The atheist Albert Camus retooled the Greek myth of Sisyphus and fitted it as an allegory of the human plight. The gods had doomed Sisyphus to the senseless task of rolling a rock up a mountain only to watch it fall back down again. It all seemed pointless and empty, like much of modern life, and this was where Camus found the parallel. To be sure, Camus was wrestling with something more foundational than just the mundane and hurried nature of much modern life. As an atheist, Camus was forced to reckon with the fact that once God is removed from one’s beliefs, life itself appears hollow. The universe, after all, cares nothing about our existence and did nothing to bring us into being. Our great accomplishments are simply the absurd quest of meaning-making beings in an otherwise meaningless world. Such things might be significant for us now, but even this significance will dissipate when we exhale our last breath.
Despite the pointlessness of modern life and Sisyphus’ task of repeatedly rolling the rock up the mountain, Camus calls us to view Sisyphus as in some sense fulfilled. He concludes his analogy by writing: “But Sisyphus teaches the higher fidelity that negates the gods and raises the rocks. He too concludes that all is well. This universe henceforth without a master seems to him neither sterile nor futile. Each atom of that stone, each mineral flake of that night filled mountain, in itself forms a world. The struggle itself toward the heights is enough to fill a man’s heart. One must imagine Sisyphus happy” (Camus, “The Myth of Sisyphus,” http://dbanach.com/sisyphus.htm <accessed on December 23, 2021>).
That last line has always struck me as the Achilles’ heel of the allegory. Up to that point, Camus had written with such conviction that Sisyphus’ plight had meaning, even if the universe be without a master. Saying that “each mineral flake of the night filled mountain, in itself forms a world” strikes one initially as compelling, if not inspiring. Maybe that could fill a person’s heart. However, at the end, he must appeal to imagining that Sisyphus is happy. That, to me, is really the crux of the issue. Is this all just wishful thinking? Is Sisyphus really happy in this master-less world? Is the long hard slog of working just to get by or watching our bodies age and decay really a merry process? This world of incredible beauty can still be cruel and harsh. Can Sisyphus successfully overcome that? I, for one, am not convinced.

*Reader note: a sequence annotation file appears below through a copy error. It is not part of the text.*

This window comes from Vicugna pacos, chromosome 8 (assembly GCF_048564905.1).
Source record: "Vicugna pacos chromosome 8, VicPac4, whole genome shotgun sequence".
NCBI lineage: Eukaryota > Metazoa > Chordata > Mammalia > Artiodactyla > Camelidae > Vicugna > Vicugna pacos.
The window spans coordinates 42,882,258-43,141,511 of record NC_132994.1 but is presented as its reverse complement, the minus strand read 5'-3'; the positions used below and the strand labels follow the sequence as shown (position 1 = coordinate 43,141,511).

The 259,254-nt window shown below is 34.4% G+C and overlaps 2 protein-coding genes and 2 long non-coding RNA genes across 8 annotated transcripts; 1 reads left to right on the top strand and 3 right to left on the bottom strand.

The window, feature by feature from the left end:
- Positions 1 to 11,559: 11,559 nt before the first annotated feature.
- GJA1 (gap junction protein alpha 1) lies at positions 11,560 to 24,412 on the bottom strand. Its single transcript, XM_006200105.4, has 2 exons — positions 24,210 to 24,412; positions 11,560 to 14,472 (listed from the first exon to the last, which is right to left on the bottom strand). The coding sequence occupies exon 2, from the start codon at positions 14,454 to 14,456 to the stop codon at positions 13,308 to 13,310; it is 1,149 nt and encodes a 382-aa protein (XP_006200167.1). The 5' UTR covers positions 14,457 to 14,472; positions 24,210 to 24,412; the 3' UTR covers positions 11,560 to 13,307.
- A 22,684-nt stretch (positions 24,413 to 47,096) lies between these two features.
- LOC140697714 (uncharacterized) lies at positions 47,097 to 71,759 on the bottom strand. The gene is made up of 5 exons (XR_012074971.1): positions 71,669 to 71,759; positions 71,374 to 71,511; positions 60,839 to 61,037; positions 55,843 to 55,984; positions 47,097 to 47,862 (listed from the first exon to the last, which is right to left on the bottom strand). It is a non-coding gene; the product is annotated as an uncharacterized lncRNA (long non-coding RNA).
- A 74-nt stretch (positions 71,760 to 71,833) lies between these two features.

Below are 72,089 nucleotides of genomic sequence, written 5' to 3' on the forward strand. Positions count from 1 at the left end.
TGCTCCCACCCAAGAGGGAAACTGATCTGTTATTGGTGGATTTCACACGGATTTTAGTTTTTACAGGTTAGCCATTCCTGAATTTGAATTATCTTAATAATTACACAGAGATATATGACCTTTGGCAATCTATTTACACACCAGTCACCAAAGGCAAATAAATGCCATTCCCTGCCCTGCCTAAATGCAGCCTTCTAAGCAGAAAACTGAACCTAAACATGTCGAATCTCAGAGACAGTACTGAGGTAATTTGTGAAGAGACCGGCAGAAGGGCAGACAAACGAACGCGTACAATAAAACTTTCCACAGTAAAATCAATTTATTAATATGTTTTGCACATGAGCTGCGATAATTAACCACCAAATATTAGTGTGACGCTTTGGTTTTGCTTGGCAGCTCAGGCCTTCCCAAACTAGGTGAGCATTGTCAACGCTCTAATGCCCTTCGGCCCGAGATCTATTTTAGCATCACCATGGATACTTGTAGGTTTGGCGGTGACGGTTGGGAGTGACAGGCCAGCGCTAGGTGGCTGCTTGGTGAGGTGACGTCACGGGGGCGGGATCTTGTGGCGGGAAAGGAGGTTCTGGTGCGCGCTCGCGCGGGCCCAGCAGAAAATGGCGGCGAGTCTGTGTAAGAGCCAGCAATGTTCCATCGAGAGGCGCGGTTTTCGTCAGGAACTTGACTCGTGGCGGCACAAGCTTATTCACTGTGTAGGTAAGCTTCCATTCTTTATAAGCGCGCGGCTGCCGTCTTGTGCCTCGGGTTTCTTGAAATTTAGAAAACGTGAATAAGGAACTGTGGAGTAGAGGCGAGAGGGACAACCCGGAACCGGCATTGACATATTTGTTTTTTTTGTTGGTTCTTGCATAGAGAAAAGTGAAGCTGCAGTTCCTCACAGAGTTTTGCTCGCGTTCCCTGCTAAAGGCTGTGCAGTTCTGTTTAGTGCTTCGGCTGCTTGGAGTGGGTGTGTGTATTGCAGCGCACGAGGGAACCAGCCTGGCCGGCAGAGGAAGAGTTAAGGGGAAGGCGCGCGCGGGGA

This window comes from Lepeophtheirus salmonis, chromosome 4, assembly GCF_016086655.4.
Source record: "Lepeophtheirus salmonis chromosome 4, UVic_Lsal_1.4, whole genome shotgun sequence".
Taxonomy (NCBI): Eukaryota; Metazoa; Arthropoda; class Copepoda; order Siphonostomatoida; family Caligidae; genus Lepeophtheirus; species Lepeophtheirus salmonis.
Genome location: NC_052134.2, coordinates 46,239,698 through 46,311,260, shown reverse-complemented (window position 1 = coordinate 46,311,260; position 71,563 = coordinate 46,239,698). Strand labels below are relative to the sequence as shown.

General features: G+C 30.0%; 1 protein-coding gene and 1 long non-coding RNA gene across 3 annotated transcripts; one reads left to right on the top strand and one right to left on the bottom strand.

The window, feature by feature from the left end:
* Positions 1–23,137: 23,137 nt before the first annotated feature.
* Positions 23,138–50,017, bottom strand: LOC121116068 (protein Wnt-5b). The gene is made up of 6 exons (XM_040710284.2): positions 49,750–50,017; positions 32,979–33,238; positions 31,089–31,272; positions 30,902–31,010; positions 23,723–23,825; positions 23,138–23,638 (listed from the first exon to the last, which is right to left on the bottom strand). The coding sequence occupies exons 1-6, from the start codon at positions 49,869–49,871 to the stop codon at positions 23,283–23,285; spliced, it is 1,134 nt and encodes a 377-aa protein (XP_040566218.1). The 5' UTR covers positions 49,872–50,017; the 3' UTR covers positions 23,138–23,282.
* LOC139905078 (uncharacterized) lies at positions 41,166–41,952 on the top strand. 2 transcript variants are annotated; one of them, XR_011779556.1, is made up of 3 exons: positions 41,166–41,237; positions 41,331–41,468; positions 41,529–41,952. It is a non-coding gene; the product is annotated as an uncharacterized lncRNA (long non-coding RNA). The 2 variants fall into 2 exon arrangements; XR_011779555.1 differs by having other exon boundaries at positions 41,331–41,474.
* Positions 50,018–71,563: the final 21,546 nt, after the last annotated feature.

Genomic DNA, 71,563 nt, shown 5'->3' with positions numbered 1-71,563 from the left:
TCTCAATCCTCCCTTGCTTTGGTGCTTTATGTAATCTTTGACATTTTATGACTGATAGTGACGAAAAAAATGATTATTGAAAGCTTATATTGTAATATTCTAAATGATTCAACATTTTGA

For this reason, I was particularly struck by the words of “It Came upon a Midnight Clear” as we sang them this past Sunday. The reality the third verse depicted mirrored Sisyphus’ plight: “And ye, beneath life’s crushing load, whose forms are bending low, who toil along the climbing way with painful steps and slow, look now! For glad and golden hours come swiftly on the wing. O rest beside the weary road, and hear the angels sing!” While the words paralleled the drudgery that Sisyphus faced, the carol offered a different response. Rather than grinding away at the task and trying to imagine it as more enjoyable than what it is, the verse invites beleaguered travelers to rest and listen to the angels sing. What do they sing? The first verse of the carol tells us the angels sang: “Peace on earth, good will to men, from heaven’s all-gracious King.” There is peace because this King has come to earth to reclaim what is rightfully his. He will remove the forces of chaos and evil so that, as the last verse says, “peace shall over all the earth its ancient splendor fling.”
Perhaps this Christmas season, you resonate with the pointlessness that dogged Sisyphus. If so, maybe it is time to rest and listen to the angels sing. Their voice might strike our disenchanted hearts as a mere whisper, but that doesn’t mean their song is any less true. It might just be that their melodic tones will lift our gaze from our burdens to see that we are part of a larger, more meaningful story full of peace and glory that was set in motion by the Christ child. In the midst of this hurried Christmas season, make time to rest and hear what the angels sang. For if the God of heaven has become one of us so we could share in his blessedness, then we certainly do not have to resort to imagining that “each mineral flake” needs to fill our hearts. Maybe he wants to fill our hearts with himself.